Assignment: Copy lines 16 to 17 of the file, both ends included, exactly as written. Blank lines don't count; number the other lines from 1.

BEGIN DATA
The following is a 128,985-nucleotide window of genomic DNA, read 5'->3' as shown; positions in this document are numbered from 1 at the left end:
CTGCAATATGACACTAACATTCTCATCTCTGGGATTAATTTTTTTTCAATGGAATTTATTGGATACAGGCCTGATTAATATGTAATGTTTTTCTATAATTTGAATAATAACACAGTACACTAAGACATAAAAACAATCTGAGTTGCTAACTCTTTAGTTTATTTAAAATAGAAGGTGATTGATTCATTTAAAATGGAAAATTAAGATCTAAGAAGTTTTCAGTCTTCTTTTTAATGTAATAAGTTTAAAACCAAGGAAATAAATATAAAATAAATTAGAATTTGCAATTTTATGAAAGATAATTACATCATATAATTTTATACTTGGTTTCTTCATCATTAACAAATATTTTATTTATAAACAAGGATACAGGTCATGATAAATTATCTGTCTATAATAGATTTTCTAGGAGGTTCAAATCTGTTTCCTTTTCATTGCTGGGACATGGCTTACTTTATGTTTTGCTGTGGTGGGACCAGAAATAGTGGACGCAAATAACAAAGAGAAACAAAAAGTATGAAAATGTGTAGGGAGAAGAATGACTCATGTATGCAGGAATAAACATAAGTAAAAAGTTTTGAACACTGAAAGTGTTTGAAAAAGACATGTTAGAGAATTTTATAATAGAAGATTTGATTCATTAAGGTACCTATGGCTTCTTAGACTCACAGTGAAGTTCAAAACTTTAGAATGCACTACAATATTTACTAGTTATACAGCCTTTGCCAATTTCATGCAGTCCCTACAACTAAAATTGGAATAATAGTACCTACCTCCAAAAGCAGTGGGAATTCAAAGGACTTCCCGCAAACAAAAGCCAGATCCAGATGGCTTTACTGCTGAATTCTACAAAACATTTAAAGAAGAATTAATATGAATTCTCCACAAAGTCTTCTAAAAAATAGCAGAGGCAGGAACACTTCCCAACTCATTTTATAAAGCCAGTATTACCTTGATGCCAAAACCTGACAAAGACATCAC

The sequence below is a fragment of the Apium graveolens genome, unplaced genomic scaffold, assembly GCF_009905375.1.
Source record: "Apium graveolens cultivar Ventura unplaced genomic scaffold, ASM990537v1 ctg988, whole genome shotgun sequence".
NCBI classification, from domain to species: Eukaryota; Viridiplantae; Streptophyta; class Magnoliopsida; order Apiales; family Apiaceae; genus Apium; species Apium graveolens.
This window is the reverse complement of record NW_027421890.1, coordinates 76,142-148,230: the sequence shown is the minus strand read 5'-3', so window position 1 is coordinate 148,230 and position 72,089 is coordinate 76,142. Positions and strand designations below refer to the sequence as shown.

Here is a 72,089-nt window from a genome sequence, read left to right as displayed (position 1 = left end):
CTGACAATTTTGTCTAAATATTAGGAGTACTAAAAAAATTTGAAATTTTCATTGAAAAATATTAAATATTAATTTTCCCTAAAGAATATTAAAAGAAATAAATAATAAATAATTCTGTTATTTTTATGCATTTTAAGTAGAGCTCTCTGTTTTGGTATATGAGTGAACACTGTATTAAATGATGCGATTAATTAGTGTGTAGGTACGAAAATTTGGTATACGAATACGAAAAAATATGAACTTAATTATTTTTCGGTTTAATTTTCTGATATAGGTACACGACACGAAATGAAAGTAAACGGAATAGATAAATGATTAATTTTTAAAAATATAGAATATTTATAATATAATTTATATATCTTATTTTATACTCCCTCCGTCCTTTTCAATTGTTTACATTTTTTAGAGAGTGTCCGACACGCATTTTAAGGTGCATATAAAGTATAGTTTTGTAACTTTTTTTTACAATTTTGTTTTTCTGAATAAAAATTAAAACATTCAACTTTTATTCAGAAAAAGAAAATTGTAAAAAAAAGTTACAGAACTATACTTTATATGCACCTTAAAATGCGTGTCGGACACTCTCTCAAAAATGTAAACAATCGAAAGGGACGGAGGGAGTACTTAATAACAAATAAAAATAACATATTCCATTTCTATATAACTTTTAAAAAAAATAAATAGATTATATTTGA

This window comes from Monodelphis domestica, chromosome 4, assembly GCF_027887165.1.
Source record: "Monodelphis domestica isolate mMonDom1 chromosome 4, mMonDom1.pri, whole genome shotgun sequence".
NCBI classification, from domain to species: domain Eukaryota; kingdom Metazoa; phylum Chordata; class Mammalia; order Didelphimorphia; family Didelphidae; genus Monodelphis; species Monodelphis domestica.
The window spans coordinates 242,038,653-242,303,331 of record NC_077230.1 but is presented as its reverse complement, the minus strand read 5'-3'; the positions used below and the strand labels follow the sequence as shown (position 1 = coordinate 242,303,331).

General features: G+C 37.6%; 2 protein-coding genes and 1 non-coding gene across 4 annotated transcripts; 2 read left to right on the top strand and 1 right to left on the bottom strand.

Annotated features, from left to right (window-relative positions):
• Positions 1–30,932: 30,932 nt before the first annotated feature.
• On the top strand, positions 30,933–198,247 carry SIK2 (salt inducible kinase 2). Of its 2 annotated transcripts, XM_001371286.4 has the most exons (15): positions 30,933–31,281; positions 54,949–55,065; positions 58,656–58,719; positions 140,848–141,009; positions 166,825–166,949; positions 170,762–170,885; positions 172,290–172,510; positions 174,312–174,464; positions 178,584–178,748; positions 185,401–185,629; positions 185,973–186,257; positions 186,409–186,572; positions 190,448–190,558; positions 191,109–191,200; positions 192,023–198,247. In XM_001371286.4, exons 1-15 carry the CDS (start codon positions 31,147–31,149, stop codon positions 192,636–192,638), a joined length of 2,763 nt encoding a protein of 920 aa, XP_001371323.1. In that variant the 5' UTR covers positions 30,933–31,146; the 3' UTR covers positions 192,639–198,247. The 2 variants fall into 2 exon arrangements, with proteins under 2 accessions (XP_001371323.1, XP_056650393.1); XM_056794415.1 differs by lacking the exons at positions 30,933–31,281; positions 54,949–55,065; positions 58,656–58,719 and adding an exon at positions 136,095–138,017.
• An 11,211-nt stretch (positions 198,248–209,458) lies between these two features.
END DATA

• On the top strand, positions 30,933–198,247 carry SIK2 (salt inducible kinase 2). Of its 2 annotated transcripts, XM_001371286.4 has the most exons (15): positions 30,933–31,281; positions 54,949–55,065; positions 58,656–58,719; positions 140,848–141,009; positions 166,825–166,949; positions 170,762–170,885; positions 172,290–172,510; positions 174,312–174,464; positions 178,584–178,748; positions 185,401–185,629; positions 185,973–186,257; positions 186,409–186,572; positions 190,448–190,558; positions 191,109–191,200; positions 192,023–198,247. In XM_001371286.4, exons 1-15 carry the CDS (start codon positions 31,147–31,149, stop codon positions 192,636–192,638), a joined length of 2,763 nt encoding a protein of 920 aa, XP_001371323.1. In that variant the 5' UTR covers positions 30,933–31,146; the 3' UTR covers positions 192,639–198,247. The 2 variants fall into 2 exon arrangements, with proteins under 2 accessions (XP_001371323.1, XP_056650393.1); XM_056794415.1 differs by lacking the exons at positions 30,933–31,281; positions 54,949–55,065; positions 58,656–58,719 and adding an exon at positions 136,095–138,017.
• An 11,211-nt stretch (positions 198,248–209,458) lies between these two features.